The hike to the next shelter, the Pinefield Hut, was uneventful, apart from my shirt (and pants, and underwear) continuing to get soaked. I finally decided it was due to the cooler water in my water bladder, which is almost directly against my back, and the condensation from the hot, humid air against the bladder was pulling a ton of water out of the air and depositing it onto the bladder, from where it could run down onto the pack and get into my shirt and pants from where the back of the pack touches it.

At Pinefield, I took off my shirt and put it on a rock in the sun to let it dry, as well as my shoes, socks, and insoles. My feet were completely soaked, and desperately needed to be dried out.

The long break included a discussion with Tree and Odysseus about the annoying insects which constantly buzz in front of your face just close enough to be blurry specks in your vision, before they make suicide runs at your eyes. This turned into a brief discussion on free will, before one of the participants needed to make a privy run, and I needed to get on with my hike. With the lively conversation, as I was packing up, I nearly forgot the dirty water bag for my water filter, and almost hiked off without it.

Fortunately, everything was a little bit dryer, though not really dry enough to be comfortable. As it was late (from the late start due to breakfast, and the long lunch break), I decided to push the 8.2 miles to Hightop Hut without a break, to have a chance at getting there at a reasonable time.

Unfortunately, by the time I got to Hightop Hut, the shelter and all its tentsites were full, according to the park ranger who was staying there.

In a way, the "race to the shelter" is worse in Shenandoah than it was in the Smokies. There, you had to stay in shelters, or tent around them, and camping elsewhere was prohibited, but there were always tons of tentsites around the shelters. In Shenandoah, many of the shelters have a small (relatively, compared to the Smokies) number of tentsites around each shelter, and camping is otherwise prohibited anywhere else within 100 yards of the shelter.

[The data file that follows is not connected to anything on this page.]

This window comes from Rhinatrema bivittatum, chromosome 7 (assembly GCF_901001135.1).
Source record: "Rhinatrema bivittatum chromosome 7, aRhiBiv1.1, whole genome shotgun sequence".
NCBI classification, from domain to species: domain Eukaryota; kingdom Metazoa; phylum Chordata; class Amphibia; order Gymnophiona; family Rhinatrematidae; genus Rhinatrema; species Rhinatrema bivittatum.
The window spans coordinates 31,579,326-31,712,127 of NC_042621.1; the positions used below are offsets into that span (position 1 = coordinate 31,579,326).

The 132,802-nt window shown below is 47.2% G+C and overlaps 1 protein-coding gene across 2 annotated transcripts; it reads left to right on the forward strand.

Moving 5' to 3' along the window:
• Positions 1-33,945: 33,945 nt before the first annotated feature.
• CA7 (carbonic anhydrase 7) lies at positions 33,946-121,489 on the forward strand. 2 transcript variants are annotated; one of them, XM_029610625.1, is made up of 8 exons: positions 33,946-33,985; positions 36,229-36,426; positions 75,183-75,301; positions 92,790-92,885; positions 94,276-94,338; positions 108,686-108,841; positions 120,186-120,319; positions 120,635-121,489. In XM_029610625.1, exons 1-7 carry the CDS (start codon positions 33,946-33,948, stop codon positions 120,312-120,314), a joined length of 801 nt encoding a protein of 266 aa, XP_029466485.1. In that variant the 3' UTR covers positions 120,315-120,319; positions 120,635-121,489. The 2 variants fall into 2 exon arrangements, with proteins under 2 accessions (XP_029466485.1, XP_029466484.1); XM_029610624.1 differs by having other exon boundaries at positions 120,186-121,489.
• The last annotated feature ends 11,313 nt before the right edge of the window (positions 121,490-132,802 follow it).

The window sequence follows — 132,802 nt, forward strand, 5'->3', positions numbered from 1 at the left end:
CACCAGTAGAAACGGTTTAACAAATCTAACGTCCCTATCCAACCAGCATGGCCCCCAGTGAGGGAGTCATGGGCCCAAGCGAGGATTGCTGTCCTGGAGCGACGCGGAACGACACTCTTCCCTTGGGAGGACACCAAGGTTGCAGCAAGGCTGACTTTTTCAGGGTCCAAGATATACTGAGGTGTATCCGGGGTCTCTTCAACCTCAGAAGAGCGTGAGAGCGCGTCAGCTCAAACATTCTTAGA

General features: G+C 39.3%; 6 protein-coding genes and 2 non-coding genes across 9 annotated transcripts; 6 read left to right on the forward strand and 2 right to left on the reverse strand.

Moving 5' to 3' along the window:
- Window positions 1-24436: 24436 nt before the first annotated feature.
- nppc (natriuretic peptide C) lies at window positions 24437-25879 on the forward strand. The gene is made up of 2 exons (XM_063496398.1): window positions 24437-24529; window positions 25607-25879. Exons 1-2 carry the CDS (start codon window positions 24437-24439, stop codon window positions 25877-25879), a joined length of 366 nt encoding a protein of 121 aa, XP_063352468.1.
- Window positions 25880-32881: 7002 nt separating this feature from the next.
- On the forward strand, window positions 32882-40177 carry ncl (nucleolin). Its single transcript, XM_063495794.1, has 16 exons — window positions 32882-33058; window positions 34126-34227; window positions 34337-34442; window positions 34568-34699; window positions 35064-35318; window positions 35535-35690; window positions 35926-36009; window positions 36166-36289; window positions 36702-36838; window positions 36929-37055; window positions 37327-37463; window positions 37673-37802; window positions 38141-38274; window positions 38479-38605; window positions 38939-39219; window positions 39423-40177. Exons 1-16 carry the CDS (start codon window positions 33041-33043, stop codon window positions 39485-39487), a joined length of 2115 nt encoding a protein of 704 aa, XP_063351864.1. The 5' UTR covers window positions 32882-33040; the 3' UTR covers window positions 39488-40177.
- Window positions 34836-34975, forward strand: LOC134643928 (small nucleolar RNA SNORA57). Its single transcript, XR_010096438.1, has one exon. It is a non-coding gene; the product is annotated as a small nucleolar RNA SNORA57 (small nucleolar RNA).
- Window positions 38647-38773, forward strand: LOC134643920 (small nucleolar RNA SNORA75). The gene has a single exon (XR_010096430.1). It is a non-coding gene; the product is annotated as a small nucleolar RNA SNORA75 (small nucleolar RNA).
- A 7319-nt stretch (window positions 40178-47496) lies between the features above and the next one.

In this case, it meant moving on (as suggested by the ranger) to the campsites at the top of the mountain (and which are not listed in my guidebook). There, there were roughly 2.5 viable tentsites, two of them already occupied, with me and a fourth person trying to figure out what to do. Ultimately, they decided to continue on and take their chances, and I got a really awful (slanted and rocky) tentsite near the site at the top of the mountain.

My clothes soaked from condensation and sweat, I disappeared into my tent for a bit to change clothes. This was when I found out why my feet had been hurting so much during the latter half of the day: my shoes were missing their insoles! Apparently, when I put my shoes back on at Pinefield, I forgot to put the insoles back in, and so I hiked nearly nine miles with no insoles. My feet hurt something awful, and I just didn't notice during the hike because they had been hurting from being waterlogged.

Fortunately, I had cell reception at the top of the mountain, so I was able to contact Beast, who is supposed to be back on the trail tomorrow, and ask him to pick up a pair of insoles for me on his way to the trail.

Towards the end of the day, I passed 900 miles, though I didn't see a mileage callout like so many times past. Still, a happy milestone, even if my toes look like cauliflower.